House of Jasmines
What We Love
- Vast distances in northern Argentina make many estancias too remote for a short hop, but Jasmines is just 15 minutes from Salta
- In a country where red meat rules, the restaurant dishes up some inventive and fresh alternatives that are still South American classics
- No door handle or scatter cushion has been overlooked in this truly stylish estancia; you’ll want to take everything home
- The hacienda is chic but informal; relaxed guests laze about the lounges and terraces as if at home
- The pool, like the spa, is an understated but utterly charming place to kill an afternoon with a bottle of Malbec
What To Know
- Bathrooms have been recently renovated in June 2012
- If you want the full estancia experience — asados, daily horse riding and stable life — this is not it
- Not in the heart of Salta; the drive is 15 to 25 minutes, and many Salta taxi drivers aren’t familiar with the property
- Service is genuinely friendly but patchy; if you’re in a cottage or out by the pool, expect a wait for food
- Free WiFi
- Handicap Accessible
- Kids Club
- Parking On Site
It’s the opener to every great hotel story: a tree-lined drive (in this case giant eucalyptus), with just a glimpse of a whitewashed estancia among pampas grasses at the end. The scent of jasmine fills the air, while noisy caracara birds make their namesake squawks. Not so long ago, guests would have been met inside with an impressive (or hilarious) portrait of actor Robert Duvall, who bought the ranch after marrying an Argentine tango dancer. But today the hacienda belongs to a French family who sprinkled the place with chic accessories: striped alpaca throws strewn across raw linen sofas, local handmade cotton dolls in mahogany frames, and northern Argentina’s distinctive, colorful wool hats hung from hooks on adobe walls.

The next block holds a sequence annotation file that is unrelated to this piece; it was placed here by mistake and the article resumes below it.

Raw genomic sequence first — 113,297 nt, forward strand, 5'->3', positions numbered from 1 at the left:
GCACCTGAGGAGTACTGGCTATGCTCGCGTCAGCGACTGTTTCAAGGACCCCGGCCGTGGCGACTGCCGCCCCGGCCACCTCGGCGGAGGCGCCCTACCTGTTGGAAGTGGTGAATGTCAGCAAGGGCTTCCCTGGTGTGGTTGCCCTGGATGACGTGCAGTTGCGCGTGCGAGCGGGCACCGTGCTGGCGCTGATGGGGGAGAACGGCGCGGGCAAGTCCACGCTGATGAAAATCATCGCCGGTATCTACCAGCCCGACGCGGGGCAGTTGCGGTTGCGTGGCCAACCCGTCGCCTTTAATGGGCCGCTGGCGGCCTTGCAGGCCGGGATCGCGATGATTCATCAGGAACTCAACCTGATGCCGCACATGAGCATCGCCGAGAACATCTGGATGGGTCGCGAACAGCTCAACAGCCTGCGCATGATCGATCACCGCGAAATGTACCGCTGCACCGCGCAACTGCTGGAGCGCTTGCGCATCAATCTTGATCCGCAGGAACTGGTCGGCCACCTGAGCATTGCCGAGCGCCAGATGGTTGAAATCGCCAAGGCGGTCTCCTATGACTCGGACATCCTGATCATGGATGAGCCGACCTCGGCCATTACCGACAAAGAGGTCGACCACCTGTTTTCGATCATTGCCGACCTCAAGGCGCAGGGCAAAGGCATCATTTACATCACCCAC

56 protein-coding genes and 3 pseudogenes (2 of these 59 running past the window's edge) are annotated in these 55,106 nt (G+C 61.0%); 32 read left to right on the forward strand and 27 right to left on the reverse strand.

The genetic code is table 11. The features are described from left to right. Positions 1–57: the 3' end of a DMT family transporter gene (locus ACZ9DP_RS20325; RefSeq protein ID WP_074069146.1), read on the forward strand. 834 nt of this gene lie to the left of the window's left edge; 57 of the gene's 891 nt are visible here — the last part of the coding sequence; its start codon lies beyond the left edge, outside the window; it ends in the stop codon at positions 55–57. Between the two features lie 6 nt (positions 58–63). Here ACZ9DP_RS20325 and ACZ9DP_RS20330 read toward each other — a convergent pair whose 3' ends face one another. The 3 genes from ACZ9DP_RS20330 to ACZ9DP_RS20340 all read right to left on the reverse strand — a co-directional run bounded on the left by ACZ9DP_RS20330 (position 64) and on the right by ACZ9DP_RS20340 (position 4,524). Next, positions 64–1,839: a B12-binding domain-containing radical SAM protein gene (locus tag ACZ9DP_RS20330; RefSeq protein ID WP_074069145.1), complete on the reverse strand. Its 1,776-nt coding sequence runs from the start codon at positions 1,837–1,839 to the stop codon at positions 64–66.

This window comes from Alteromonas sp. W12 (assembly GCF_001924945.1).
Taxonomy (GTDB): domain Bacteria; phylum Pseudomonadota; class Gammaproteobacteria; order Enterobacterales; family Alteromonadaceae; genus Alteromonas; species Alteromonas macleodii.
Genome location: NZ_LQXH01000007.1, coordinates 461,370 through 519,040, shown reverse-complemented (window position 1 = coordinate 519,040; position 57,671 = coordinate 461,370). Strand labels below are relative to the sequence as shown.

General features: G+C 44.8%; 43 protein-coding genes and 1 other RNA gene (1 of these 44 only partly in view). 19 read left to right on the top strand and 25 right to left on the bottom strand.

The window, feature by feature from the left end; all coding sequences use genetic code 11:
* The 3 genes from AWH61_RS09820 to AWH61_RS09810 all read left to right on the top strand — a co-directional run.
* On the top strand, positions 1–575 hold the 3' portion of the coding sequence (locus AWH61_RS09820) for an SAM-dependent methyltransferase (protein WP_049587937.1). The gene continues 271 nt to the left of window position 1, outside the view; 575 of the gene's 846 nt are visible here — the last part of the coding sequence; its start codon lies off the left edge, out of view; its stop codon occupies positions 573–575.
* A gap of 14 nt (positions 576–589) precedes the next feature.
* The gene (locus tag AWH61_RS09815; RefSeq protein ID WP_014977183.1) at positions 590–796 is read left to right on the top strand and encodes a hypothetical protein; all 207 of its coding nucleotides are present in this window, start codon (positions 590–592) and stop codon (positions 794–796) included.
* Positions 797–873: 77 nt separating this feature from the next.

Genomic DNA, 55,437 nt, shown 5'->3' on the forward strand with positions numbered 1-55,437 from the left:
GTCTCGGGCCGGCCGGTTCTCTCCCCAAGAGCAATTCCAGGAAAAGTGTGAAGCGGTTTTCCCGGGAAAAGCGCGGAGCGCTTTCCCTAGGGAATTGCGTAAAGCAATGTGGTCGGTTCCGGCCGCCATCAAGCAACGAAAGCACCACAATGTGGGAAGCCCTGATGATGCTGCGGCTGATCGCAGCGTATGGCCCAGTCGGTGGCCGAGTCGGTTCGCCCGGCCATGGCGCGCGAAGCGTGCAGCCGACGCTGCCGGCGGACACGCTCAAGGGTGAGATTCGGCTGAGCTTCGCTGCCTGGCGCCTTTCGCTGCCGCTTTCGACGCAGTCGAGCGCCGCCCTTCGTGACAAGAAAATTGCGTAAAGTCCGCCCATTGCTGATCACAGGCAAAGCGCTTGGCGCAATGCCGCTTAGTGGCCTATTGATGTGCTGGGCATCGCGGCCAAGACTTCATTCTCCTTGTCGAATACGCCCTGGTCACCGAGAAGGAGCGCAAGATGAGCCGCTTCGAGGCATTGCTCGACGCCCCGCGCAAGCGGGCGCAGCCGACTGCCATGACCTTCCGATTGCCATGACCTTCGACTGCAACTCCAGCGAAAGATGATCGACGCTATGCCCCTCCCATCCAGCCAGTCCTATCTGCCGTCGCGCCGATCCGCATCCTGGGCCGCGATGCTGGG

Standard Rooms are in the farmhouse, while the suites are housed in rustic cottages dotted about the grounds. The Provençal-looking spa is farthest from the main building, but that just means it’s a peaceful walk back down the drive. The spa is low-key: a handful of all-white treatment rooms rather than a cluster of pools and heat experiences. But this adds to the hushed charm; take a book and lose an afternoon on a chaise longue after a massage. When you want to swim, the lawn-rimmed outdoor pool is up by the house; guests are fed and watered poolside by discreet staff members in gaucho-esque gear.
Food is Jasmines’ real pull, though, and the place is as popular with Argentines as with American and European travelers. It has earned Relais & Chateaux status, and no meal is a disappointment. Breakfast, which is served in the sunny glasshouse, changes each morning because it’s all handmade; perhaps alfajor biscuits, hot pan de queso or a crusty loaf. Dinner is at La Table, a top restaurant in its own right that serves delicate French takes on Argentine carnivore dishes: lemon chicken roasted whole in a clay pot, or spit-roasted pig with herbs from the garden. Live musicians accompany dinner — but thankfully it’s more Spanish guitar than raucous tango.
How to Get There